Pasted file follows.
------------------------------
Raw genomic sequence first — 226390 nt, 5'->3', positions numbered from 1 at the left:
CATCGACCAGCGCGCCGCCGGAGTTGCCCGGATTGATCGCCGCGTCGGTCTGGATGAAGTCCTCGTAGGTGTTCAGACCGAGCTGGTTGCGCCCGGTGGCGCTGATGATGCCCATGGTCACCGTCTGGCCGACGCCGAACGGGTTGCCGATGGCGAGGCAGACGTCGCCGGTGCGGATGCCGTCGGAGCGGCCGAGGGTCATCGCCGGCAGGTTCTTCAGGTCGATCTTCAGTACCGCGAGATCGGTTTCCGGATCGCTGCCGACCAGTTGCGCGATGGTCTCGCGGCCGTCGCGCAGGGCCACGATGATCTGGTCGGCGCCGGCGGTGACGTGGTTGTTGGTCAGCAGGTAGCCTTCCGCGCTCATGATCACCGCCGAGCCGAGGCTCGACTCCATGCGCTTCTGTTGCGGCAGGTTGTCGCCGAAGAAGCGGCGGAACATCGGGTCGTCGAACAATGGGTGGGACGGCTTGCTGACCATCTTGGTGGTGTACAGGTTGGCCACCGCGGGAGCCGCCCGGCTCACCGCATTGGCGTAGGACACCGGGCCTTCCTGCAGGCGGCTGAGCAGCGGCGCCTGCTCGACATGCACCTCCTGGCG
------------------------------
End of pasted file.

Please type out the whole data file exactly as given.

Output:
Raw genomic sequence first — 226390 nt, 5'->3', positions numbered from 1 at the left:
CATCGACCAGCGCGCCGCCGGAGTTGCCCGGATTGATCGCCGCGTCGGTCTGGATGAAGTCCTCGTAGGTGTTCAGACCGAGCTGGTTGCGCCCGGTGGCGCTGATGATGCCCATGGTCACCGTCTGGCCGACGCCGAACGGGTTGCCGATGGCGAGGCAGACGTCGCCGGTGCGGATGCCGTCGGAGCGGCCGAGGGTCATCGCCGGCAGGTTCTTCAGGTCGATCTTCAGTACCGCGAGATCGGTTTCCGGATCGCTGCCGACCAGTTGCGCGATGGTCTCGCGGCCGTCGCGCAGGGCCACGATGATCTGGTCGGCGCCGGCGGTGACGTGGTTGTTGGTCAGCAGGTAGCCTTCCGCGCTCATGATCACCGCCGAGCCGAGGCTCGACTCCATGCGCTTCTGTTGCGGCAGGTTGTCGCCGAAGAAGCGGCGGAACATCGGGTCGTCGAACAATGGGTGGGACGGCTTGCTGACCATCTTGGTGGTGTACAGGTTGGCCACCGCGGGAGCCGCCCGGCTCACCGCATTGGCGTAGGACACCGGGCCTTCCTGCAGGCGGCTGAGCAGCGGCGCCTGCTCGACATGCACCTCCTGGCG